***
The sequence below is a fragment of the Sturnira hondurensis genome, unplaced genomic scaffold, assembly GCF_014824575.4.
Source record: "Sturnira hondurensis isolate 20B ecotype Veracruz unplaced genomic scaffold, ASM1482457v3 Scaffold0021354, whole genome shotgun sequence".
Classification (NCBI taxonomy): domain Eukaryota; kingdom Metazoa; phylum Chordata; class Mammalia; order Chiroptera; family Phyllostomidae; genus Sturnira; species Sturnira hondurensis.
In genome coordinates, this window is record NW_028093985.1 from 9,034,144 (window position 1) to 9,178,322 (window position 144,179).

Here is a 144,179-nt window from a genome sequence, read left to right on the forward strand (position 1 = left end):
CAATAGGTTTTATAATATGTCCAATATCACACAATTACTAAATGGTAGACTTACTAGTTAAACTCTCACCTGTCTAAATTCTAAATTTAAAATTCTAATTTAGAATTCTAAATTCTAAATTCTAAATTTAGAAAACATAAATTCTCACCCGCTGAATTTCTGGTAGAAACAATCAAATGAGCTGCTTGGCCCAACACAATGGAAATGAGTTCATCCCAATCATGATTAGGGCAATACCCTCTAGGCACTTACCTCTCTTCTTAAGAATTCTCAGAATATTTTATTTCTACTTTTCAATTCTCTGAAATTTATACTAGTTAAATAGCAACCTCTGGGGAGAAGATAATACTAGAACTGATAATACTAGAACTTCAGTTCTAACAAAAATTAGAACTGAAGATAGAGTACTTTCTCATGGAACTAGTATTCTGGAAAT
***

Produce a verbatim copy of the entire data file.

The sequence below is a fragment of the Sturnira hondurensis genome, unplaced genomic scaffold, assembly GCF_014824575.4.
Source record: "Sturnira hondurensis isolate 20B ecotype Veracruz unplaced genomic scaffold, ASM1482457v3 Scaffold0021354, whole genome shotgun sequence".
Classification (NCBI taxonomy): domain Eukaryota; kingdom Metazoa; phylum Chordata; class Mammalia; order Chiroptera; family Phyllostomidae; genus Sturnira; species Sturnira hondurensis.
In genome coordinates, this window is record NW_028093985.1 from 9,034,144 (window position 1) to 9,178,322 (window position 144,179).

Here is a 144,179-nt window from a genome sequence, read left to right on the forward strand (position 1 = left end):
CAATAGGTTTTATAATATGTCCAATATCACACAATTACTAAATGGTAGACTTACTAGTTAAACTCTCACCTGTCTAAATTCTAAATTTAAAATTCTAATTTAGAATTCTAAATTCTAAATTCTAAATTTAGAAAACATAAATTCTCACCCGCTGAATTTCTGGTAGAAACAATCAAATGAGCTGCTTGGCCCAACACAATGGAAATGAGTTCATCCCAATCATGATTAGGGCAATACCCTCTAGGCACTTACCTCTCTTCTTAAGAATTCTCAGAATATTTTATTTCTACTTTTCAATTCTCTGAAATTTATACTAGTTAAATAGCAACCTCTGGGGAGAAGATAATACTAGAACTGATAATACTAGAACTTCAGTTCTAACAAAAATTAGAACTGAAGATAGAGTACTTTCTCATGGAACTAGTATTCTGGAAAT